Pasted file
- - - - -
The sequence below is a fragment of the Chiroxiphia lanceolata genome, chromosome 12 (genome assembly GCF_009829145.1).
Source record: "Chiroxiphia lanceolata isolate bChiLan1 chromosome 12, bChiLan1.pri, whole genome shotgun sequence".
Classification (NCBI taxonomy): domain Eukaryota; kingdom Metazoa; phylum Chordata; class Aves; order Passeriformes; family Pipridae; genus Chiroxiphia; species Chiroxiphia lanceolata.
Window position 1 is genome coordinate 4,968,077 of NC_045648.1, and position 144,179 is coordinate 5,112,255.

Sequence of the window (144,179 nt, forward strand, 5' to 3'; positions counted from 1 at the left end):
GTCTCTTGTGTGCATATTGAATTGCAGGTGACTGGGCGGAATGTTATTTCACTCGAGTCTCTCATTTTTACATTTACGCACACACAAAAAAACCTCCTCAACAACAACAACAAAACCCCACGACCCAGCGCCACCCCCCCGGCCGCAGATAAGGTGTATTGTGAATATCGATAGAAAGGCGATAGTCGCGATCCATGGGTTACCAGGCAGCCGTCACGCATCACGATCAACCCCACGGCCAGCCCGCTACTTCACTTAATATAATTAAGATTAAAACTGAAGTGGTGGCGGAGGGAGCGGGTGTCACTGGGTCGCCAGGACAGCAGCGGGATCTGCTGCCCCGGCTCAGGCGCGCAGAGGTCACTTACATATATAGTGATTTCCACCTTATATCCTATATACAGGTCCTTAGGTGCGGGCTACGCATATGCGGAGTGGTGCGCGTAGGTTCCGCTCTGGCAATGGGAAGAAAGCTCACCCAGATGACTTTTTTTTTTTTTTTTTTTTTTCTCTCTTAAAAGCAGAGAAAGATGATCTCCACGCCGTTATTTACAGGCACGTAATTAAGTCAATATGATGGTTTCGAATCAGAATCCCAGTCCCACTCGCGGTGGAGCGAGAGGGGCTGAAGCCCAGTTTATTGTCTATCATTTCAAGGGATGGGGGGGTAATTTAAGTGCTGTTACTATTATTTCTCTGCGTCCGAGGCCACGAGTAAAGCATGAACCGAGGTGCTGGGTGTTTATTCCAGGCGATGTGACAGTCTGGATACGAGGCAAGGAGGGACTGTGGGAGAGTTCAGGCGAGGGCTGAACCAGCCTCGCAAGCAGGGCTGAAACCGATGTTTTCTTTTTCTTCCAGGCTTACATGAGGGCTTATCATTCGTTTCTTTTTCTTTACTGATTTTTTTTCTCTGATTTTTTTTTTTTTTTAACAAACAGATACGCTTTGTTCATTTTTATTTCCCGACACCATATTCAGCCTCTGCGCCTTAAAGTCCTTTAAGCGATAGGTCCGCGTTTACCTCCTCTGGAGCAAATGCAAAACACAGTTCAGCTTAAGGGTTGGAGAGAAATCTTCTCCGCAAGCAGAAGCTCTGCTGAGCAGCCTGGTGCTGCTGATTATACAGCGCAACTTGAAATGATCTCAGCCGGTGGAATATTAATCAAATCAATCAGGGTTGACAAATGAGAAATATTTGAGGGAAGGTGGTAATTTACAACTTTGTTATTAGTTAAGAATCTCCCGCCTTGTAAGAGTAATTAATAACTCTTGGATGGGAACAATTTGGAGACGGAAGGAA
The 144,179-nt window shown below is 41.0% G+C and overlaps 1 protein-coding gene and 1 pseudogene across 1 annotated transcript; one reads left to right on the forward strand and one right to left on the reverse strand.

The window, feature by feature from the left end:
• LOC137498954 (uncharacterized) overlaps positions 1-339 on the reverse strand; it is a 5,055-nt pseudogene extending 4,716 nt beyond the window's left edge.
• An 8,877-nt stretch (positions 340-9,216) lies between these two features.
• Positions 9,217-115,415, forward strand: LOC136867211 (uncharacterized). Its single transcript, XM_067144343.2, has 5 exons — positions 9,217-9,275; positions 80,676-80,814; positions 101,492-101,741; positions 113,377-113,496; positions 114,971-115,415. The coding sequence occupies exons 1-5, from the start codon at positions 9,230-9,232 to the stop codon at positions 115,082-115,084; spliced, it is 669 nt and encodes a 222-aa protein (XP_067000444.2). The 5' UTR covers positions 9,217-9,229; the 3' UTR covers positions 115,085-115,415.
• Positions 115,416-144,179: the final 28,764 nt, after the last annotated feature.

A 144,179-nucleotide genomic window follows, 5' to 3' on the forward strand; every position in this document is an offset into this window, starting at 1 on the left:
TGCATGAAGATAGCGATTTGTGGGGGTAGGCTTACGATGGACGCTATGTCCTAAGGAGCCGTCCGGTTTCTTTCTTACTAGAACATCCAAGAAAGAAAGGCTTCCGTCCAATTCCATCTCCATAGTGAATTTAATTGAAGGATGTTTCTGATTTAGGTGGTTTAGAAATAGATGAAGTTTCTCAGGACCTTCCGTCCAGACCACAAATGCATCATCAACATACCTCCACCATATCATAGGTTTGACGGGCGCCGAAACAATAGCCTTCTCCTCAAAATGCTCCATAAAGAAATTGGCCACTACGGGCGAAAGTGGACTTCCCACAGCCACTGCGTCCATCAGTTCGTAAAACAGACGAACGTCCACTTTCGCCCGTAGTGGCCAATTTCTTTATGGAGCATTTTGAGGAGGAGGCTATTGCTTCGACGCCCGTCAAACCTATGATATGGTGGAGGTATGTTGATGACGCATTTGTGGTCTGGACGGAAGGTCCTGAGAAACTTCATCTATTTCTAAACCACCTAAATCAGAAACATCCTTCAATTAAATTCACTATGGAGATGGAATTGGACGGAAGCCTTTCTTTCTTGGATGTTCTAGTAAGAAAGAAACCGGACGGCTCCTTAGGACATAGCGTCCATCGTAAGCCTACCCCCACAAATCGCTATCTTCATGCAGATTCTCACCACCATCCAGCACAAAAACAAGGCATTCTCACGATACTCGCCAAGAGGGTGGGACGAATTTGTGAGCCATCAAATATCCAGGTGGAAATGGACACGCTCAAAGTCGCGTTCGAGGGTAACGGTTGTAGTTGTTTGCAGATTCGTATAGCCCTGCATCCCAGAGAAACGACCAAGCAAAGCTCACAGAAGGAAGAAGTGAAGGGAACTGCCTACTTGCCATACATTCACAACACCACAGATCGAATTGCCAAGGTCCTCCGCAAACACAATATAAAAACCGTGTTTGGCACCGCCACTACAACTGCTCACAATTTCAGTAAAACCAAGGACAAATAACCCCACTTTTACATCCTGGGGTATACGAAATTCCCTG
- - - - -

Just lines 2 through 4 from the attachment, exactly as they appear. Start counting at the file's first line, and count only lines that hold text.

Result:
Source record: "Chiroxiphia lanceolata isolate bChiLan1 chromosome 12, bChiLan1.pri, whole genome shotgun sequence".
Classification (NCBI taxonomy): domain Eukaryota; kingdom Metazoa; phylum Chordata; class Aves; order Passeriformes; family Pipridae; genus Chiroxiphia; species Chiroxiphia lanceolata.
Window position 1 is genome coordinate 4,968,077 of NC_045648.1, and position 144,179 is coordinate 5,112,255.